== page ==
Anyway, this is a truly tiny Pawpaw Sphinx, Dolba hyloeus. It has just completed molting from its first instar (small shed with black horn on left) to its second instar. Even the larger freshly molted version is only about 5mm or so in length. I'm guessing first to second instar based on the still tiny size.

Caterpillars grow through a series of molts, and each stage is termed an instar. A great many of our species go through five instars before growth ends, and the changes from 1st to 5th instars are remarkable. Right after chewing from the egg, the cat is so small you'd likely never see it. By the time it's in its last instar, the caterpillar might be hundreds (thousands?) of times more massive, and look quite different than when its life as a tubular eating machine began.

This stunning bag of goo was found the same night as the previous caterpillar. It is a Brown-hooded Owlet Moth caterpillar, Cucullia convexipennis. Cucullia caterpillars are among our showiest lepidopteran larvae. This species stands out even amongst its fellow Cuculloids. It is as if the animal was hand-painted by an artist with eclectic tastes, then glazed to create a glistening sheen.

One might think that such a beauty surely requires some fancy plant as fodder for growth. Not. Brown-hooded Owlet cats specialize on goldenrods, and sometimes asters. This one was eating our most common goldenrod, Tall Goldenrod, Solidago altissima.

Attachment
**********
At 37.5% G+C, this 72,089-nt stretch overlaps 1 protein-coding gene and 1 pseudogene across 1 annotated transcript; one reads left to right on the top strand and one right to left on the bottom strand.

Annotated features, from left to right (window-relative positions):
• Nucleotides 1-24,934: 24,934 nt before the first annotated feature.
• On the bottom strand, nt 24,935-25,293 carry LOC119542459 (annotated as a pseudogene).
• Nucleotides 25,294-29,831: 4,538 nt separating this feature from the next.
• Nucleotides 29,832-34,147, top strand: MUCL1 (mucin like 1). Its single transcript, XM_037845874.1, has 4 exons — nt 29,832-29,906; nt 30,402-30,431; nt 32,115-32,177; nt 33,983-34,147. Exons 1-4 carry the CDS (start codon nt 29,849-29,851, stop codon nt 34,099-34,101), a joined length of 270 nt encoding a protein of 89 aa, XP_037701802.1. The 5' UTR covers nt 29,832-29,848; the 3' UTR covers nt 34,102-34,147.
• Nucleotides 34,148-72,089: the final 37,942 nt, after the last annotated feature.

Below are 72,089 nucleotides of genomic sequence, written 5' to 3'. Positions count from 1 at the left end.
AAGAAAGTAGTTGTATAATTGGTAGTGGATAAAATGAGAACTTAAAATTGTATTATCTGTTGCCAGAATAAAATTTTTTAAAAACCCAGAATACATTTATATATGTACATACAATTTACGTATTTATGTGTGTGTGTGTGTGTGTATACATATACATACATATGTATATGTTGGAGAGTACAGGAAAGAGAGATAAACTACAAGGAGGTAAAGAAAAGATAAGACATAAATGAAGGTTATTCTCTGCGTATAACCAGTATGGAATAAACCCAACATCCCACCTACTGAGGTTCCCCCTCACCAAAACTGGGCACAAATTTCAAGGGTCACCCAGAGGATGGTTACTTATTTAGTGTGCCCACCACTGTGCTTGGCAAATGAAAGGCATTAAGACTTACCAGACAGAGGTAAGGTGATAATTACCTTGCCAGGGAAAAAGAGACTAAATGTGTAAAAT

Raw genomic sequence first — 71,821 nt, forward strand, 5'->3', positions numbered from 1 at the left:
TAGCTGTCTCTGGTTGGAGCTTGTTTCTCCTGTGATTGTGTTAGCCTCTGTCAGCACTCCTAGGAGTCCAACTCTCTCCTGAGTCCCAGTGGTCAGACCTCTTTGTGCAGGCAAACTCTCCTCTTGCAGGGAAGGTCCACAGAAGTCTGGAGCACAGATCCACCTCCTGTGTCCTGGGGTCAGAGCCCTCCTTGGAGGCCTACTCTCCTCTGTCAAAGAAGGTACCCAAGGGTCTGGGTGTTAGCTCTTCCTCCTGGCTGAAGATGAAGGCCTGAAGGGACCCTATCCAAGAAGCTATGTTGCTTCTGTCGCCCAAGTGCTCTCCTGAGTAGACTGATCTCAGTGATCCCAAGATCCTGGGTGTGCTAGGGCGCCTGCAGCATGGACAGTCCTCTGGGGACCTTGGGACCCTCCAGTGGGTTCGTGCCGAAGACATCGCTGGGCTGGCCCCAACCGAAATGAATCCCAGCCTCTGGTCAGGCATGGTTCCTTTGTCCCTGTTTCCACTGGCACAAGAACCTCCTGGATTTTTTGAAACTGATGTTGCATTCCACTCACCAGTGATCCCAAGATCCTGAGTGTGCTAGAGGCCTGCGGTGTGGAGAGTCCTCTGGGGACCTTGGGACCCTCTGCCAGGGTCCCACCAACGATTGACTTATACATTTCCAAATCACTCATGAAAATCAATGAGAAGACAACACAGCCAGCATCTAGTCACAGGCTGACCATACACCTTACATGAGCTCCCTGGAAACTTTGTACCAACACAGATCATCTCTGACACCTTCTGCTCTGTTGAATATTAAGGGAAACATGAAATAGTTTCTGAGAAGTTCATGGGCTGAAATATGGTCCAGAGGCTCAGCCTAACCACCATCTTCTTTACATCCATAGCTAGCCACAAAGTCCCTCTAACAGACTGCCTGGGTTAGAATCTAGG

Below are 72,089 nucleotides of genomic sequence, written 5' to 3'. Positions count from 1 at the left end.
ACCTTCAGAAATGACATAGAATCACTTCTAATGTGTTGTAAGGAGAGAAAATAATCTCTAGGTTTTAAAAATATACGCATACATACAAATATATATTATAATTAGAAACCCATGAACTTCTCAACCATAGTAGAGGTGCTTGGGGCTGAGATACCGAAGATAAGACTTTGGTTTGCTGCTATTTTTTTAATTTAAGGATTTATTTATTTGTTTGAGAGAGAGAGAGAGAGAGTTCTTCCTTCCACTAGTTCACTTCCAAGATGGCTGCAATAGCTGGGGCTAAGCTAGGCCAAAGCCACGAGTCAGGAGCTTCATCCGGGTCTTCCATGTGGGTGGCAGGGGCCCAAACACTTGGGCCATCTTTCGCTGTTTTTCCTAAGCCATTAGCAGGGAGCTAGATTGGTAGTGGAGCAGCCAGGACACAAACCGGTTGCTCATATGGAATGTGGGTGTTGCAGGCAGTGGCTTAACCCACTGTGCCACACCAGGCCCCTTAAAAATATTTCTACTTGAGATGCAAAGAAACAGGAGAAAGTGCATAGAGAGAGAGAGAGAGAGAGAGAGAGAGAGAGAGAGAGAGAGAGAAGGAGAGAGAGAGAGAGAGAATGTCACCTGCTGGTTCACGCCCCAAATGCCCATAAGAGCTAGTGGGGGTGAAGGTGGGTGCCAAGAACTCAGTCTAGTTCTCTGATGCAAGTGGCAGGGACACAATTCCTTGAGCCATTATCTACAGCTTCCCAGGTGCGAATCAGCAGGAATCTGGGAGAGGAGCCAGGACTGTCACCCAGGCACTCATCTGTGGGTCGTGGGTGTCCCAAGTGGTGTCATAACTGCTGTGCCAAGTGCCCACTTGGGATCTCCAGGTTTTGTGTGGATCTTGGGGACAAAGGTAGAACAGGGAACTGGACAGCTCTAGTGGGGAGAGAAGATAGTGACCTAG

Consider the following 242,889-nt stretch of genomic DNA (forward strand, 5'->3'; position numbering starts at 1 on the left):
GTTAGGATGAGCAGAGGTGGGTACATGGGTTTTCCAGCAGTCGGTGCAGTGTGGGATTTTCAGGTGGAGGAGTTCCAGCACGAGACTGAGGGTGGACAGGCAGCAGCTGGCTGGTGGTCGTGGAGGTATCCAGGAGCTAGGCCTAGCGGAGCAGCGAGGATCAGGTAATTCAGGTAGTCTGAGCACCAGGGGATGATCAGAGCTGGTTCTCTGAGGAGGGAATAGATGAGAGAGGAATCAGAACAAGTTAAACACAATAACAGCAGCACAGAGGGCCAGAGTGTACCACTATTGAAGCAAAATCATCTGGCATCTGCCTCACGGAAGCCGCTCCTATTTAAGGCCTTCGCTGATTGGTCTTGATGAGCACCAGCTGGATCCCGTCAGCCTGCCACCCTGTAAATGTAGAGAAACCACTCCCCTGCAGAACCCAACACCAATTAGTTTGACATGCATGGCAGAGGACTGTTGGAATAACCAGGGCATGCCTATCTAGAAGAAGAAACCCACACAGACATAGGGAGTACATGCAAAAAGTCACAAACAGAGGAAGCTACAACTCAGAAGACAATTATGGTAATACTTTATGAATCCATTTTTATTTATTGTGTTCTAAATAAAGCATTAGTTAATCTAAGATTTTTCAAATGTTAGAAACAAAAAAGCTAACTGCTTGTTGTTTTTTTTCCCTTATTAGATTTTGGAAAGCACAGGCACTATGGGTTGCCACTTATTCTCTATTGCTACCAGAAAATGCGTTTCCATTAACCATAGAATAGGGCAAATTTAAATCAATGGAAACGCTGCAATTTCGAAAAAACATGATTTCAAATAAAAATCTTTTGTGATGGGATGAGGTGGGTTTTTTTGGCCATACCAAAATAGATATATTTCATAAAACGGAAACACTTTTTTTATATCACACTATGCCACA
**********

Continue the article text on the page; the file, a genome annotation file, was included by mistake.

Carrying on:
I made this photo a week or so prior at another site. It is the Brown-hooded Owlet Moth, the ultimate phase of the preceding caterpillar. While the moth is nowhere near as showy as its larva, the winged form is still of great interest. It is a fantastic twig or bark mimic, and if ensconced on woody vegetation, your chances of seeing it would be about nil if you didn't know it was there.

Here is a very similar moth to the preceding one, and a close relative. This one came into our Pike County lights, and I moved it off the stark white sheet and onto a twig. I have noticed that if you can coax one of these bark mimic moths onto your finger, then offer it a natural perch such as this twig, it will usually scuttle quickly onto the perch and nestle right in.

This one is fancifully named The Asteroid, Cucullia asteroides, and as you may have guessed, its caterpillar is quite the beauty.

And here it is, the amazing Asteroid caterpillar. Like the Brown-hooded Owlet it is a specialist of asters and goldenrods, although I personally have seen more of these on asters in the genus Symphyotrichum, and Brown-hooded Owlet cats more frequently on goldenrods. But this one has chosen a goldenrod, and a special one at that.

I photographed this Asteroid a few years back in a Ross County (Ohio) fen. It's eating the Buckeye State's namesake - and rare - Ohio Goldenrod, Solidago ohioensis. This caterpillar also reinforces the reverse ugly duckling tale so common to the world of moths and their larvae.